Clyde Canino, owner of Canino’s Italian Restaurant in Fort Collins, keeps some gluten-free pasta in his kitchen, ready to serve up to any customers who cannot eat gluten, a protein in wheat, rye and barley.
Canino’s is part of a growing trend of restaurants, bakeries and stores offering gluten-free options for those with celiac disease, a digestive disease that damages the small intestine from gluten intake, or the milder form of gluten intolerance that causes a variety of symptoms but does not damage the intestine.
“Food companies noticed they could make a profit out of us,” said Mary Schluckebier, executive director of the Celiac Sprue Association in Omaha, Neb.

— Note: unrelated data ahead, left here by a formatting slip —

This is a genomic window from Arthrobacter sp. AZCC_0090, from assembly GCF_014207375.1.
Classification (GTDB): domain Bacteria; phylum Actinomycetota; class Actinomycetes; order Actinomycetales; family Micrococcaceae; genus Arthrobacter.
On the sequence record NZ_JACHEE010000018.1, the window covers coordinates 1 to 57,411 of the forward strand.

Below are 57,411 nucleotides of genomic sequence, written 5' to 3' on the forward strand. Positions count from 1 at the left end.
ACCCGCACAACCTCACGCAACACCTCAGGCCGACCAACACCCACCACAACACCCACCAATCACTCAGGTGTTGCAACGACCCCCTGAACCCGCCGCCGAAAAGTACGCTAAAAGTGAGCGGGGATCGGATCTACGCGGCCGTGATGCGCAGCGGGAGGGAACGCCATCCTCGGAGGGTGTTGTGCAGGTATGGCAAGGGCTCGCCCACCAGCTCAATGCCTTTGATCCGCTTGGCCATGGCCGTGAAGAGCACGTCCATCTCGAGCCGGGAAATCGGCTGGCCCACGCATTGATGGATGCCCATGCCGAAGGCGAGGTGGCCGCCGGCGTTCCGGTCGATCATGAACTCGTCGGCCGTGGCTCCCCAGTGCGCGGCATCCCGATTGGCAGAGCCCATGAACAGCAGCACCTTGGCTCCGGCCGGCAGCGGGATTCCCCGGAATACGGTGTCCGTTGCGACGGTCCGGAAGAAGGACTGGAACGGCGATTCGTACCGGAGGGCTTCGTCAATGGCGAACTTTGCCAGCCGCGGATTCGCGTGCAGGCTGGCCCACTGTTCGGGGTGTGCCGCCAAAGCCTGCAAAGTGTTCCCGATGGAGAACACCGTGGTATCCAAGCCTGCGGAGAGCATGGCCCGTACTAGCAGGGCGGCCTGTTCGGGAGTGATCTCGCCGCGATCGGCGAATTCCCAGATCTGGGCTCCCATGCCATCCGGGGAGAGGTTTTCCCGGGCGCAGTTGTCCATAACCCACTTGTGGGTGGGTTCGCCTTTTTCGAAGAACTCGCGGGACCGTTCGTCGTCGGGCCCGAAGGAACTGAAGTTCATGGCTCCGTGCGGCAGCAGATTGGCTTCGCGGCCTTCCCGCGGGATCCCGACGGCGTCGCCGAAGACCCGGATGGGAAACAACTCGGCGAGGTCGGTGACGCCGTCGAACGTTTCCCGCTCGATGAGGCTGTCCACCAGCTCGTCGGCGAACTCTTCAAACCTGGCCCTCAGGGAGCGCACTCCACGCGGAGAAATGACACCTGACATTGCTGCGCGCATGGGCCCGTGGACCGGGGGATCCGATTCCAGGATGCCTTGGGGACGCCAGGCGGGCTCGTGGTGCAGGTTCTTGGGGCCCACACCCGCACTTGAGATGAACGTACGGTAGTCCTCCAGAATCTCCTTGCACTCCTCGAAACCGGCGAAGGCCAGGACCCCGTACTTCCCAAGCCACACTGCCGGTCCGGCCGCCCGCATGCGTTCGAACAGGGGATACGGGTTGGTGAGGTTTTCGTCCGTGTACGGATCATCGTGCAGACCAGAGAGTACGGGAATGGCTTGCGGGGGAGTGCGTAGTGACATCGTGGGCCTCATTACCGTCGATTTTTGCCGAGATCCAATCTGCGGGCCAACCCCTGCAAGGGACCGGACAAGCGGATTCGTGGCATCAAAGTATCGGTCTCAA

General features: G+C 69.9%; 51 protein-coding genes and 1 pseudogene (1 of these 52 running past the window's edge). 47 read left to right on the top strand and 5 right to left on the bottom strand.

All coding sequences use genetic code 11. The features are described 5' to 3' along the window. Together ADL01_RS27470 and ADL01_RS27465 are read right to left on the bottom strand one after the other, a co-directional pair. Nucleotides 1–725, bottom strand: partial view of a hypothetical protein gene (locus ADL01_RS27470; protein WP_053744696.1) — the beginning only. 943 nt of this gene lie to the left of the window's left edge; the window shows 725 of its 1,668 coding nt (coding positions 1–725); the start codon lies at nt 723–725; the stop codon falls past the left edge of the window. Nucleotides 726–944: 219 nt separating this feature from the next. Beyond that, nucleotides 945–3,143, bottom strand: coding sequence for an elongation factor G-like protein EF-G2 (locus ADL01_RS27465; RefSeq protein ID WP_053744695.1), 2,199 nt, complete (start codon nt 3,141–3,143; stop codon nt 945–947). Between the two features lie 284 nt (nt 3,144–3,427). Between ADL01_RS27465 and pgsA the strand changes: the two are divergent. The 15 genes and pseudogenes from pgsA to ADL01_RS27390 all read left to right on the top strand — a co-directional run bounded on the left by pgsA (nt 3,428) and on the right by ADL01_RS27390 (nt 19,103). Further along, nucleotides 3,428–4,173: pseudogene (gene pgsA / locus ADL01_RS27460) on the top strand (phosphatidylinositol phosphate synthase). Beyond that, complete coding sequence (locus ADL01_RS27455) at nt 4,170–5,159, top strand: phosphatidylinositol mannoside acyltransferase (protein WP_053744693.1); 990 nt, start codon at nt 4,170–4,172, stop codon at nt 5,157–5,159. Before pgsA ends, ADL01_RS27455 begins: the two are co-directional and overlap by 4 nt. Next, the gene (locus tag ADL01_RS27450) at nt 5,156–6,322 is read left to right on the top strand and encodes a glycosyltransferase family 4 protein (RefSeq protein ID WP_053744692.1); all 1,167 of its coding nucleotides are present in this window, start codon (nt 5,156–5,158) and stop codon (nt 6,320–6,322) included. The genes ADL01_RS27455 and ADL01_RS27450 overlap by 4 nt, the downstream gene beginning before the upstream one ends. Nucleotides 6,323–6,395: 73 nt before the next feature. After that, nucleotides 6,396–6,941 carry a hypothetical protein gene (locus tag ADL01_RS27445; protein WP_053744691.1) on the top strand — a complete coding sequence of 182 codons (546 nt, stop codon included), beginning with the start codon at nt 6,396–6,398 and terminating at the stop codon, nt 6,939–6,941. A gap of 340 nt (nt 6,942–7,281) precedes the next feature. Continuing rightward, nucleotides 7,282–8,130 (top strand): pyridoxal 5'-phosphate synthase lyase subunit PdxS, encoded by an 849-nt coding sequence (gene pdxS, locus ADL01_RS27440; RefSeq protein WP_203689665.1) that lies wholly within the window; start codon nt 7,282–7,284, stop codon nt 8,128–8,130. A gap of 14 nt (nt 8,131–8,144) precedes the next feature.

Schluckebier, who has celiac disease, said awareness about gluten arose after the federal government began requiring in January 2006 that allergens be listed on product labels and by consumers contacting food companies to identify the ingredients in products.
“There’s a market here,” she said. “We have this for life. It’s not a come-and-go diet, like the low-carb diet.”
Photo by belriose .